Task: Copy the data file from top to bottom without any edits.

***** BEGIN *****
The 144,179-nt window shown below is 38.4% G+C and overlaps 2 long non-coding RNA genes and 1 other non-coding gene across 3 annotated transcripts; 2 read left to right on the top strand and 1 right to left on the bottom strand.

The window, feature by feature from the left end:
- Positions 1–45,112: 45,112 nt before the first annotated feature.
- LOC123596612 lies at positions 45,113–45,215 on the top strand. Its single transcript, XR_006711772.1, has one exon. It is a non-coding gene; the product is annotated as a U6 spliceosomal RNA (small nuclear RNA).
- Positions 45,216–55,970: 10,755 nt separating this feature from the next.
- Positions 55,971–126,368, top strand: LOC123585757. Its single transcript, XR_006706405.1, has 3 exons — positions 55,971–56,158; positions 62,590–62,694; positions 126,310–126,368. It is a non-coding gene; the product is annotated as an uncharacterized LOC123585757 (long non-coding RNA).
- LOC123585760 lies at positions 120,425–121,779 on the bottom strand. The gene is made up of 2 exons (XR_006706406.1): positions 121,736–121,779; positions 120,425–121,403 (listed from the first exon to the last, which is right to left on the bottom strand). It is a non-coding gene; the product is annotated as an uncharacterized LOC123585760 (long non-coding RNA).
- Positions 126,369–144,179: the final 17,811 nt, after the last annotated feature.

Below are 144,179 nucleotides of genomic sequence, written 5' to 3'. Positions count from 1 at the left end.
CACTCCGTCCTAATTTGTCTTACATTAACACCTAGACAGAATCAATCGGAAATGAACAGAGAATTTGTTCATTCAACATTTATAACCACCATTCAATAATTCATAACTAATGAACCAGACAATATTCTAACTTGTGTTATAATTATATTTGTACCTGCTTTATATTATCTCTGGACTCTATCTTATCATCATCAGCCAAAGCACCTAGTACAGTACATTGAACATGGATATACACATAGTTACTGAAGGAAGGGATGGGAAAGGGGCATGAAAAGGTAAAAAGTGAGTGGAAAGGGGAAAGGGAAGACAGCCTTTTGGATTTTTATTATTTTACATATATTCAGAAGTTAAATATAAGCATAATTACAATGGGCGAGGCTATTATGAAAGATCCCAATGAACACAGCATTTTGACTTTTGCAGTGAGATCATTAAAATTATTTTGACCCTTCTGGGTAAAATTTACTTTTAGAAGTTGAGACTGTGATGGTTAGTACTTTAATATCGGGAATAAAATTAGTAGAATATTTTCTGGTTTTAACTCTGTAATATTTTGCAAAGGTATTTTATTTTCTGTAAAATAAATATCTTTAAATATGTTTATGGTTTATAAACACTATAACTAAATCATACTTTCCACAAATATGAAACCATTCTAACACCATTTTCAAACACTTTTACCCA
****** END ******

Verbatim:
The 144,179-nt window shown below is 38.4% G+C and overlaps 2 long non-coding RNA genes and 1 other non-coding gene across 3 annotated transcripts; 2 read left to right on the top strand and 1 right to left on the bottom strand.

The window, feature by feature from the left end:
- Positions 1–45,112: 45,112 nt before the first annotated feature.
- LOC123596612 lies at positions 45,113–45,215 on the top strand. Its single transcript, XR_006711772.1, has one exon. It is a non-coding gene; the product is annotated as a U6 spliceosomal RNA (small nuclear RNA).
- Positions 45,216–55,970: 10,755 nt separating this feature from the next.
- Positions 55,971–126,368, top strand: LOC123585757. Its single transcript, XR_006706405.1, has 3 exons — positions 55,971–56,158; positions 62,590–62,694; positions 126,310–126,368. It is a non-coding gene; the product is annotated as an uncharacterized LOC123585757 (long non-coding RNA).
- LOC123585760 lies at positions 120,425–121,779 on the bottom strand. The gene is made up of 2 exons (XR_006706406.1): positions 121,736–121,779; positions 120,425–121,403 (listed from the first exon to the last, which is right to left on the bottom strand). It is a non-coding gene; the product is annotated as an uncharacterized LOC123585760 (long non-coding RNA).
- Positions 126,369–144,179: the final 17,811 nt, after the last annotated feature.

Below are 144,179 nucleotides of genomic sequence, written 5' to 3'. Positions count from 1 at the left end.
CACTCCGTCCTAATTTGTCTTACATTAACACCTAGACAGAATCAATCGGAAATGAACAGAGAATTTGTTCATTCAACATTTATAACCACCATTCAATAATTCATAACTAATGAACCAGACAATATTCTAACTTGTGTTATAATTATATTTGTACCTGCTTTATATTATCTCTGGACTCTATCTTATCATCATCAGCCAAAGCACCTAGTACAGTACATTGAACATGGATATACACATAGTTACTGAAGGAAGGGATGGGAAAGGGGCATGAAAAGGTAAAAAGTGAGTGGAAAGGGGAAAGGGAAGACAGCCTTTTGGATTTTTATTATTTTACATATATTCAGAAGTTAAATATAAGCATAATTACAATGGGCGAGGCTATTATGAAAGATCCCAATGAACACAGCATTTTGACTTTTGCAGTGAGATCATTAAAATTATTTTGACCCTTCTGGGTAAAATTTACTTTTAGAAGTTGAGACTGTGATGGTTAGTACTTTAATATCGGGAATAAAATTAGTAGAATATTTTCTGGTTTTAACTCTGTAATATTTTGCAAAGGTATTTTATTTTCTGTAAAATAAATATCTTTAAATATGTTTATGGTTTATAAACACTATAACTAAATCATACTTTCCACAAATATGAAACCATTCTAACACCATTTTCAAACACTTTTACCCA